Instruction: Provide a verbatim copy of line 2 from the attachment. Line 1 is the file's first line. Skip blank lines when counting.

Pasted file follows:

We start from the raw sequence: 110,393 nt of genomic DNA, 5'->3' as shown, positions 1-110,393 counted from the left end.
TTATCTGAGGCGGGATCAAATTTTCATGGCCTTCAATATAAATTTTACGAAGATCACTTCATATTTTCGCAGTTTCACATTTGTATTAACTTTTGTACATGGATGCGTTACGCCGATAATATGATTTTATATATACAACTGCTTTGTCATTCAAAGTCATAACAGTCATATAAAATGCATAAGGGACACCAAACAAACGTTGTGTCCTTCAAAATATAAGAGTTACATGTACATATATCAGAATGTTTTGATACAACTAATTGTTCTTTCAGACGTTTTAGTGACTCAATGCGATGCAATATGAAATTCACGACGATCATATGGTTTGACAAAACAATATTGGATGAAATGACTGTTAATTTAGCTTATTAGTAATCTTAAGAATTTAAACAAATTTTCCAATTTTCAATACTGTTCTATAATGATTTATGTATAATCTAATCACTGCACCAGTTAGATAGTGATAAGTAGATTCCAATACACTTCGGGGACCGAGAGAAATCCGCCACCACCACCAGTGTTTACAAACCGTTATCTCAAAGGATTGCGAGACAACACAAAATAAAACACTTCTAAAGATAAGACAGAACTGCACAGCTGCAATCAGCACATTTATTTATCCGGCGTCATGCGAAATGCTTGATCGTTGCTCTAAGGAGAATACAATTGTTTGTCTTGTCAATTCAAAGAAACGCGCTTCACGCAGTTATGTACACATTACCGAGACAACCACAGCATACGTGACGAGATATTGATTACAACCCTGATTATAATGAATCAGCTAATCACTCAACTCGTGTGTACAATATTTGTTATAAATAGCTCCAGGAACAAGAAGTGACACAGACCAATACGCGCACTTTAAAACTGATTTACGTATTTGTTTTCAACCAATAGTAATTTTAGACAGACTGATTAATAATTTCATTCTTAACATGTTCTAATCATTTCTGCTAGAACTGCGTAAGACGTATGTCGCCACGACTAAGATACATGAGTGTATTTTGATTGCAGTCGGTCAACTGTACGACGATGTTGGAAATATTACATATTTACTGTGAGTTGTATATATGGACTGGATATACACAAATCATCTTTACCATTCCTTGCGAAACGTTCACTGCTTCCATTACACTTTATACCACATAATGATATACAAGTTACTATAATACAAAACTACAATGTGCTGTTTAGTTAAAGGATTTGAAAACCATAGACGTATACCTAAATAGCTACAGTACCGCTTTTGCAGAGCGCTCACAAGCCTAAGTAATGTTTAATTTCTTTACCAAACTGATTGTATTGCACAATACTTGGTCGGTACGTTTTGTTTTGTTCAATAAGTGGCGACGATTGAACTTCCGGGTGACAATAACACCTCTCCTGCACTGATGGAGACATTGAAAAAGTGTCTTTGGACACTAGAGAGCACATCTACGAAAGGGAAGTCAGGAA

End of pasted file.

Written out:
TTATCTGAGGCGGGATCAAATTTTCATGGCCTTCAATATAAATTTTACGAAGATCACTTCATATTTTCGCAGTTTCACATTTGTATTAACTTTTGTACATGGATGCGTTACGCCGATAATATGATTTTATATATACAACTGCTTTGTCATTCAAAGTCATAACAGTCATATAAAATGCATAAGGGACACCAAACAAACGTTGTGTCCTTCAAAATATAAGAGTTACATGTACATATATCAGAATGTTTTGATACAACTAATTGTTCTTTCAGACGTTTTAGTGACTCAATGCGATGCAATATGAAATTCACGACGATCATATGGTTTGACAAAACAATATTGGATGAAATGACTGTTAATTTAGCTTATTAGTAATCTTAAGAATTTAAACAAATTTTCCAATTTTCAATACTGTTCTATAATGATTTATGTATAATCTAATCACTGCACCAGTTAGATAGTGATAAGTAGATTCCAATACACTTCGGGGACCGAGAGAAATCCGCCACCACCACCAGTGTTTACAAACCGTTATCTCAAAGGATTGCGAGACAACACAAAATAAAACACTTCTAAAGATAAGACAGAACTGCACAGCTGCAATCAGCACATTTATTTATCCGGCGTCATGCGAAATGCTTGATCGTTGCTCTAAGGAGAATACAATTGTTTGTCTTGTCAATTCAAAGAAACGCGCTTCACGCAGTTATGTACACATTACCGAGACAACCACAGCATACGTGACGAGATATTGATTACAACCCTGATTATAATGAATCAGCTAATCACTCAACTCGTGTGTACAATATTTGTTATAAATAGCTCCAGGAACAAGAAGTGACACAGACCAATACGCGCACTTTAAAACTGATTTACGTATTTGTTTTCAACCAATAGTAATTTTAGACAGACTGATTAATAATTTCATTCTTAACATGTTCTAATCATTTCTGCTAGAACTGCGTAAGACGTATGTCGCCACGACTAAGATACATGAGTGTATTTTGATTGCAGTCGGTCAACTGTACGACGATGTTGGAAATATTACATATTTACTGTGAGTTGTATATATGGACTGGATATACACAAATCATCTTTACCATTCCTTGCGAAACGTTCACTGCTTCCATTACACTTTATACCACATAATGATATACAAGTTACTATAATACAAAACTACAATGTGCTGTTTAGTTAAAGGATTTGAAAACCATAGACGTATACCTAAATAGCTACAGTACCGCTTTTGCAGAGCGCTCACAAGCCTAAGTAATGTTTAATTTCTTTACCAAACTGATTGTATTGCACAATACTTGGTCGGTACGTTTTGTTTTGTTCAATAAGTGGCGACGATTGAACTTCCGGGTGACAATAACACCTCTCCTGCACTGATGGAGACATTGAAAAAGTGTCTTTGGACACTAGAGAGCACATCTACGAAAGGGAAGTCAGGAA